When I was a child, we would often pack a picnic, get into our station wagon, and drive to a park to feed the ducks. It was an inexpensive and fun way to spend time together as a family, and we always loved throwing bread crusts to the ducks.
We take our boys for picnics fairly frequently, but our picnic spots don’t have ducks to feed. So when I realized we were near to a pond with turtles, I picked up a hamburger roll and a few saltines and Daniel and I headed for the pond. It was a special outing just for the two of us.
As we headed to the pond, I worried that the turtles might not be there. I’ve been told that one of the rules of parenting is not to make promises that might fall through. But we all have to deal with disappointment at some point—rain will cancel picnics, and turtles sometimes won’t show up. I figured I’d take my chances.
Besides, part of the fun of feeding the turtles was imagining what it would be like ahead of time and picking out a snack for them. So we talked about the turtles, and I hoped they would be there.
As it turned out, I had no reason to worry.
The turtles were ready and waiting. They didn’t care who was throwing the bread and crackers into the pond, but they were more than happy to swim over to help themselves. They gobbled the pieces as quickly as Daniel could throw them.
A bigger surprise for me was that our 3-year-old listened when I explained that it would be better not to throw the whole roll in at once. He pulled the bread apart, piece by piece, and threw bits down to the turtles.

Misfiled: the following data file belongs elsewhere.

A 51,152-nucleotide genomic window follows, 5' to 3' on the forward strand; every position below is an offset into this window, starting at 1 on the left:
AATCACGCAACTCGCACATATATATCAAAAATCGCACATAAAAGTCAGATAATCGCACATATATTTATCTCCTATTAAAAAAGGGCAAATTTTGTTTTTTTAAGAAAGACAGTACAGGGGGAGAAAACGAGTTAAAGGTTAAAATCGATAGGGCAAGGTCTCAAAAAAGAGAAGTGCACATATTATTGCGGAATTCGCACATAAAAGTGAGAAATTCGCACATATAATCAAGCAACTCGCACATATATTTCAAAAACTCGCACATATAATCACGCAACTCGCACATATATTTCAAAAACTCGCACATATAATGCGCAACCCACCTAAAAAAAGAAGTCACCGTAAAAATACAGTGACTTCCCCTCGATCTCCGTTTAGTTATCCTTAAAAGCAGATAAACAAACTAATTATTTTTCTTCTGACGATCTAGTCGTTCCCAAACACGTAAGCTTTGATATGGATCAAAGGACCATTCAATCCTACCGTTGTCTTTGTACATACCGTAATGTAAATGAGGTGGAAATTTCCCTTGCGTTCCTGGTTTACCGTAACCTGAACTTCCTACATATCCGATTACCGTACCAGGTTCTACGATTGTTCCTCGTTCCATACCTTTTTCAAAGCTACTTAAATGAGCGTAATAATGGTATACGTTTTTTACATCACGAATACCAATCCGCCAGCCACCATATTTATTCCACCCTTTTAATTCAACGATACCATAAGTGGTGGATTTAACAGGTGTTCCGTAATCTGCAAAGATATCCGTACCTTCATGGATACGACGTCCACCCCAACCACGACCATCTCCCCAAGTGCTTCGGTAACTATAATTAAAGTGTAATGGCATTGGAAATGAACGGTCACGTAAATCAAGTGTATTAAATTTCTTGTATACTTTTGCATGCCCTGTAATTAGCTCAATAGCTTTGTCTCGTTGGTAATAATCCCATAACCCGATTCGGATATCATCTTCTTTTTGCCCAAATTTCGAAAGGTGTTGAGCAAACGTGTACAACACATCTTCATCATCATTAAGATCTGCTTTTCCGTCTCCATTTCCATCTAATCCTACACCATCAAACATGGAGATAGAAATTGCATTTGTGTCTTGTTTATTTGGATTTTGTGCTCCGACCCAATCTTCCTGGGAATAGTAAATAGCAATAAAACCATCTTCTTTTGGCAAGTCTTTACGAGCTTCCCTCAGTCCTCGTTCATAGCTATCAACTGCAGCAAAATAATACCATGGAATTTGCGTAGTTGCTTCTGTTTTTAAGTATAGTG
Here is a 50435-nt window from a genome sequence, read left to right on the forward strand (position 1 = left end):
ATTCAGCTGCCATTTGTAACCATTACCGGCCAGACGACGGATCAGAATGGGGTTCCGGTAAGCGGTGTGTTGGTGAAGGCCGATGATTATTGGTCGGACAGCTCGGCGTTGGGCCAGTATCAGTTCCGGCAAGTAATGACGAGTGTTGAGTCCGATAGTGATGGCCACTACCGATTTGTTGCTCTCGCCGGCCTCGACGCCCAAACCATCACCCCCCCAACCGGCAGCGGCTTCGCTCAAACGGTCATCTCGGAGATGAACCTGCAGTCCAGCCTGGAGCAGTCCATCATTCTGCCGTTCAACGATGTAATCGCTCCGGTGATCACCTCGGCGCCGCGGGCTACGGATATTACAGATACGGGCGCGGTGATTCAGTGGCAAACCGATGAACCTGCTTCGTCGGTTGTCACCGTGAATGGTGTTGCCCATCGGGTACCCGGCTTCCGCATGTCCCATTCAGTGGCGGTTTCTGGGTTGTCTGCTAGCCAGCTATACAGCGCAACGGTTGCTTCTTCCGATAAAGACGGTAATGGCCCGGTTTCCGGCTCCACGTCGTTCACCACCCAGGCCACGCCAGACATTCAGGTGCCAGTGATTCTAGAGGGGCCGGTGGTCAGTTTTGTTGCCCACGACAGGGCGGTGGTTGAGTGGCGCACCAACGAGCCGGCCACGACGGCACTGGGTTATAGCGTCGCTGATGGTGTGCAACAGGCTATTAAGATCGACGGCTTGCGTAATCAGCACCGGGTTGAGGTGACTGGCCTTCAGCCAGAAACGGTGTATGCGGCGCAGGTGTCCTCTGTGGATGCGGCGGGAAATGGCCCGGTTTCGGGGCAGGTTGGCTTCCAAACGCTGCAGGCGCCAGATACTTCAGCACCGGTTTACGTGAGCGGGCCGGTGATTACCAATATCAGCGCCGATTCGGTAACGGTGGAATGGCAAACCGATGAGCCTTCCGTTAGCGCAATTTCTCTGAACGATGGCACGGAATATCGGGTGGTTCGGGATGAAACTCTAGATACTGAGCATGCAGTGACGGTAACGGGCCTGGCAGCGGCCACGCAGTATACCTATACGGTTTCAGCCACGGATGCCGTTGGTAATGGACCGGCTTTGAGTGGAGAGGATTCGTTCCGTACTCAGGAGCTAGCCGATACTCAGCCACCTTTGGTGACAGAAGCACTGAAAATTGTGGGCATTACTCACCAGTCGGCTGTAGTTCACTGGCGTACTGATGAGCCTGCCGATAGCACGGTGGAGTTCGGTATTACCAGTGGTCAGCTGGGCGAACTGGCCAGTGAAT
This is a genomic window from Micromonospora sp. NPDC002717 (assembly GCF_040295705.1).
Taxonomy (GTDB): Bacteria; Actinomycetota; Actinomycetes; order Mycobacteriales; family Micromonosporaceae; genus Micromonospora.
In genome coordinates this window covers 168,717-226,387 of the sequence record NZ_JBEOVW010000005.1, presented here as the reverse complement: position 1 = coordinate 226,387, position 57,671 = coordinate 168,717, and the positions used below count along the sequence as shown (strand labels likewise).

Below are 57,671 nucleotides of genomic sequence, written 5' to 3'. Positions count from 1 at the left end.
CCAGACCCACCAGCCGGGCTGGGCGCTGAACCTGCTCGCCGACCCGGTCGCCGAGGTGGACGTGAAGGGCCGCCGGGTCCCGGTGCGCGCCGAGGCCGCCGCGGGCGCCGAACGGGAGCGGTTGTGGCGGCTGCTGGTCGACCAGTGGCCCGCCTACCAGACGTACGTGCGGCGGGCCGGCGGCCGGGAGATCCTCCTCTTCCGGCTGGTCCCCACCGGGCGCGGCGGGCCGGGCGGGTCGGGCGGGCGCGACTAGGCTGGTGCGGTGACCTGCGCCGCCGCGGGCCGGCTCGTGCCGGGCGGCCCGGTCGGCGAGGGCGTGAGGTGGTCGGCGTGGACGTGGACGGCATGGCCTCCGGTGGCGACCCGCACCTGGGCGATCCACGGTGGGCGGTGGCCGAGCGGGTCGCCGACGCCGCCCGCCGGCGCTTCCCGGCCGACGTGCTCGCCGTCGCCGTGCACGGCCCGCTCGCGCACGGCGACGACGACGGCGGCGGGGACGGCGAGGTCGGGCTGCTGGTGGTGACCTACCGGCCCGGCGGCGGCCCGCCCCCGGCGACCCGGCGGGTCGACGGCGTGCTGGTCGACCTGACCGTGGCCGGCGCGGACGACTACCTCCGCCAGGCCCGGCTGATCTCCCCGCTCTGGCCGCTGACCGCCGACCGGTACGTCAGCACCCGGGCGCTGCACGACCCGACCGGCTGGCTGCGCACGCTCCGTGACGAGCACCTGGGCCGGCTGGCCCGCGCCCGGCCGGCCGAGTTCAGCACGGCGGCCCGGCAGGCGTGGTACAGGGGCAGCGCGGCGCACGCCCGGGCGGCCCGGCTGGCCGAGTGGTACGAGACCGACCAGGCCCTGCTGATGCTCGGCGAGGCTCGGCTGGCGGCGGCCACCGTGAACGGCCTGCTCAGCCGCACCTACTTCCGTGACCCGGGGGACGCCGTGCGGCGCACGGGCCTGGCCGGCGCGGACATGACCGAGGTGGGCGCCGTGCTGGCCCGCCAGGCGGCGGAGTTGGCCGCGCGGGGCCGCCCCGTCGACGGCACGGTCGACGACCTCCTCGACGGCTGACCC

After we finished, Daniel asked if we could go get more bread, so we did. And we went back and fed the turtles again. As we finally headed home, he talked on and on about feeding the turtles. He was so happy.
The turtles looked large and well-fed. They probably didn’t need the bread or the crackers, and they certainly didn’t notice the enthusiastic preschooler who talked to them earnestly as he fed them. But Daniel didn’t care whether the turtles were grateful. He got to feel he was helping the turtles. He just loves to help—even if the animals he’s helping don’t care how this bread happens to fall out of the sky and into their pond.
I found myself thinking of how often I am like those turtles, accepting what’s good as it comes without showing a great deal of gratitude. I hope I never take for granted these special moments God is giving me with our growing sons.
After all, they won’t always find such joy in such a simple activity, feeding turtles. I should be so, so thankful that a piece of bread, a few crackers, and a hot summer evening can make for such a beautiful memory.